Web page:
If you're still unclear about what really got done in Singapore between President Donald Trump and North Korean dictator Kim Jong Un, you're in company with the chairman of the Senate Foreign Relations Committee.
Trump and Kim did sign a document
that said they'd work towards a new relationship, building a better peace, the complete de-nuclearlization of the Korean Peninsula, and more.
Right? So, yeah, that's something. But, wait. What? Don't worry if it's not perfectly clear.
Sen. Bob Corker, chairman of the Senate Foreign Relations Committee (read: a guy who should really, actually have a clue about this kind of stuff and access to the answers), said in an official statement Tuesday morning, that he's not really sure, either.
“While I am glad the president and Kim Jong Un were able to meet, it is difficult to determine what of concrete nature has occurred,” Corker said. “I look forward to having Secretary [Mike]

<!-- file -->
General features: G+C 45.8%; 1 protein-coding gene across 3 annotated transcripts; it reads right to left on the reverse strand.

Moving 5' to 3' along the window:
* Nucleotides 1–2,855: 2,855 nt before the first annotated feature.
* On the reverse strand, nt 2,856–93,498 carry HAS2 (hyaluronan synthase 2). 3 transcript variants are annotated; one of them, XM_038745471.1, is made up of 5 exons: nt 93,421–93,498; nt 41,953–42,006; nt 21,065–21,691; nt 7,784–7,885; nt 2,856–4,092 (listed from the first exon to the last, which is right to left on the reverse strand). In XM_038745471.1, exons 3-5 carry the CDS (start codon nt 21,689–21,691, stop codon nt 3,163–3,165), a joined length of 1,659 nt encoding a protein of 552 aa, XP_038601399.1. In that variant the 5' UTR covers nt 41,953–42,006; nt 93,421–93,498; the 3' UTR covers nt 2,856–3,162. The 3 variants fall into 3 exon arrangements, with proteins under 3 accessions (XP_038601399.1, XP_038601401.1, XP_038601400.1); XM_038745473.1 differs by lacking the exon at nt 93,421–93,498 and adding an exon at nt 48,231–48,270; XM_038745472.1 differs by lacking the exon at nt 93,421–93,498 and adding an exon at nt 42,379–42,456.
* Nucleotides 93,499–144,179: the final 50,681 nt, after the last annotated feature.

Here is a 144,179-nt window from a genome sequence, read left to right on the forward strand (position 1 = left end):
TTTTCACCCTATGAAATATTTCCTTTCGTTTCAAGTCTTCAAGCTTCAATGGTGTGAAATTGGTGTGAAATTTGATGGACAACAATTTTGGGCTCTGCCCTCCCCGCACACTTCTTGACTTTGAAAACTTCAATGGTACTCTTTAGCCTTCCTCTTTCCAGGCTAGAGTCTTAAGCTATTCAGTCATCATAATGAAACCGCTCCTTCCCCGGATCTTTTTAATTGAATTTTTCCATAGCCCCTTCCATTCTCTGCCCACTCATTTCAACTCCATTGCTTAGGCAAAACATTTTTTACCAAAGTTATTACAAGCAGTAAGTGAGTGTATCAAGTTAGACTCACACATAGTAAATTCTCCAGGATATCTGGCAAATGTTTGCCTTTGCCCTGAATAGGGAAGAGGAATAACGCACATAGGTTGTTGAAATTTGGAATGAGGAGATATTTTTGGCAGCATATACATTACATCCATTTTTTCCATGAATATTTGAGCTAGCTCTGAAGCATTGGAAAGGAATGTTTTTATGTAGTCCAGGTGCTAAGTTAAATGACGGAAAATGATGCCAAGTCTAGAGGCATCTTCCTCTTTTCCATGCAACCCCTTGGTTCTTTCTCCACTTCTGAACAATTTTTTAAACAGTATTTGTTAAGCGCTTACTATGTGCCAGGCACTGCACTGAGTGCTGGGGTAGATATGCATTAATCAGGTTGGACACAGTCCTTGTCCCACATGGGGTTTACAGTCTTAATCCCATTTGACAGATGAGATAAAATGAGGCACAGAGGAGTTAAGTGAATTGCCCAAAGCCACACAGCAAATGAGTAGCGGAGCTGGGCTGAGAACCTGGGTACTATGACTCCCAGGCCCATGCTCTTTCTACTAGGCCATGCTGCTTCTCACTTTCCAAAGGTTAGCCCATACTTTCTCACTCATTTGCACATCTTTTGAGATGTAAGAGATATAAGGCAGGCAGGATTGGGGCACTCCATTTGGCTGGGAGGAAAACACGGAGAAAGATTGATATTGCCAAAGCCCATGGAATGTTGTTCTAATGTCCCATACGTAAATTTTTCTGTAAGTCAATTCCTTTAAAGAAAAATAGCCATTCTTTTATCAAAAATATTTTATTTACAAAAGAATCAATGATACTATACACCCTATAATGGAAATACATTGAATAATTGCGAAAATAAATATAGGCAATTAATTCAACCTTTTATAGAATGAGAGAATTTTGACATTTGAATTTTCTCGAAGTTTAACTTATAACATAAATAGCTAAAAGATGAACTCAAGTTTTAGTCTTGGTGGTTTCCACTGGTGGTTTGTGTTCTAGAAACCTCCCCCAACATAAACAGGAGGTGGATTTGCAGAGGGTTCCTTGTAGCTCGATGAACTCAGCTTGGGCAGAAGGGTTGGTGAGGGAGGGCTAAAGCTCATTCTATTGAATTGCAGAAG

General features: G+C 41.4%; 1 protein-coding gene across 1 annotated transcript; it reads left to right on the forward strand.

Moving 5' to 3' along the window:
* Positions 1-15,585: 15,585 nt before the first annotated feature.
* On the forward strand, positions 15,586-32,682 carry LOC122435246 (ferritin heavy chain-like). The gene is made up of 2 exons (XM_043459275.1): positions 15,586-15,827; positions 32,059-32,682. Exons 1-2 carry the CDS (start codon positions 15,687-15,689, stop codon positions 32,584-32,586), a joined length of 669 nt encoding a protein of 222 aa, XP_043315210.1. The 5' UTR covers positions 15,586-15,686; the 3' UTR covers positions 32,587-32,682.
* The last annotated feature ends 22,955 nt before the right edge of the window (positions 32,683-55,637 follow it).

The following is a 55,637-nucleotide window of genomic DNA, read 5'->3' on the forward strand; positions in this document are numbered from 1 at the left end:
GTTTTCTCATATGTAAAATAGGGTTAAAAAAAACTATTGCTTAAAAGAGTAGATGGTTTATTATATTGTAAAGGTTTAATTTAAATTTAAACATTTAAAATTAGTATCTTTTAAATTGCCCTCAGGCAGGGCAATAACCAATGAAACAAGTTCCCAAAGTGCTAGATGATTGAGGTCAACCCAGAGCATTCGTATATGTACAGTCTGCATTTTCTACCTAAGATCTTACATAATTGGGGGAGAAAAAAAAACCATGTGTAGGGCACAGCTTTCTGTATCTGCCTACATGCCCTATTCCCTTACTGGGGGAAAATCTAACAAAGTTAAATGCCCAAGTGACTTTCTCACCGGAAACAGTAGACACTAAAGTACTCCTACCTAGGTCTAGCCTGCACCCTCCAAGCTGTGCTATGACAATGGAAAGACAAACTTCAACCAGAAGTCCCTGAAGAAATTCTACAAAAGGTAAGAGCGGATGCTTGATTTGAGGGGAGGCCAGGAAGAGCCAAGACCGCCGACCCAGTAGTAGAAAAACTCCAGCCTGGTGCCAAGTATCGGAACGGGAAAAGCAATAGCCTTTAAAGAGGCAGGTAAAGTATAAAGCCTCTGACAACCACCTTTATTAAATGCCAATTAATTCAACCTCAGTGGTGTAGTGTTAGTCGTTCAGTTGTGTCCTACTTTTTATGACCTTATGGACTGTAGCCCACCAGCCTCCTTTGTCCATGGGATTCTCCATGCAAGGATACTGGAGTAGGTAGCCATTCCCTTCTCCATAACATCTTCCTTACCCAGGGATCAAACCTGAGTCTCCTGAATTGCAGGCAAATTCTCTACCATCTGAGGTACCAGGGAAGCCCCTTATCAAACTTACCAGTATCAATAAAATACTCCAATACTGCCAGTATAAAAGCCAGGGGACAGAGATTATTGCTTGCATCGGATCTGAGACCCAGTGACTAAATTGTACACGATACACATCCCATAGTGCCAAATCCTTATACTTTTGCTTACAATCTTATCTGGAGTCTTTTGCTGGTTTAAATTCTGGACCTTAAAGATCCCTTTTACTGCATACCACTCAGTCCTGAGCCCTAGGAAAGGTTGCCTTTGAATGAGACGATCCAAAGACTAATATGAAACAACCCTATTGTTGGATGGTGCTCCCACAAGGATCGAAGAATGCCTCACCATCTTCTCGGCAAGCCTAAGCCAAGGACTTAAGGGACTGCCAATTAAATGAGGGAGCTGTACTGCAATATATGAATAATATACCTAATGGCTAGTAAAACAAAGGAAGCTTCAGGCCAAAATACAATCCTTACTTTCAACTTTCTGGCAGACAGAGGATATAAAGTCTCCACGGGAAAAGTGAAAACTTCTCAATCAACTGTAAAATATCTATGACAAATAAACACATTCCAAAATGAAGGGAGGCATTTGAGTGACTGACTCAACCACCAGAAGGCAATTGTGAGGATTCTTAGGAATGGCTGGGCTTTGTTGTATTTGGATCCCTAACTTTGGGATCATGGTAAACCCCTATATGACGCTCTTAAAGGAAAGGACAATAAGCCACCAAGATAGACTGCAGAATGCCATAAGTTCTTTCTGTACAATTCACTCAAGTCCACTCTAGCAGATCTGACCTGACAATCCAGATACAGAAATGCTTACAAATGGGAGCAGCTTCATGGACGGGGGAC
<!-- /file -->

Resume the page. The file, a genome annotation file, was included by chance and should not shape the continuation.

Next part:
Pompeo before our committee soon to share his insights and look forward to carrying out our oversight responsibilities.”
But it kinda, maybe even doesn't matter what they did or said or signed. Trump said that he may be wrong (just joking, of course. C'mon!) about all of it but that he'd never admit it.
Here's part of a White House transcript
of a press briefing after his meeting with Kim.
"I think he’s — I think — honestly, I think he’s going to do these things," Trump said. "I may be wrong. I mean, I may stand before you in six months and say, 'Hey, I was wrong.' I don’t know that I’ll ever admit that, but I’ll find some kind of an excuse. (Laughter.)"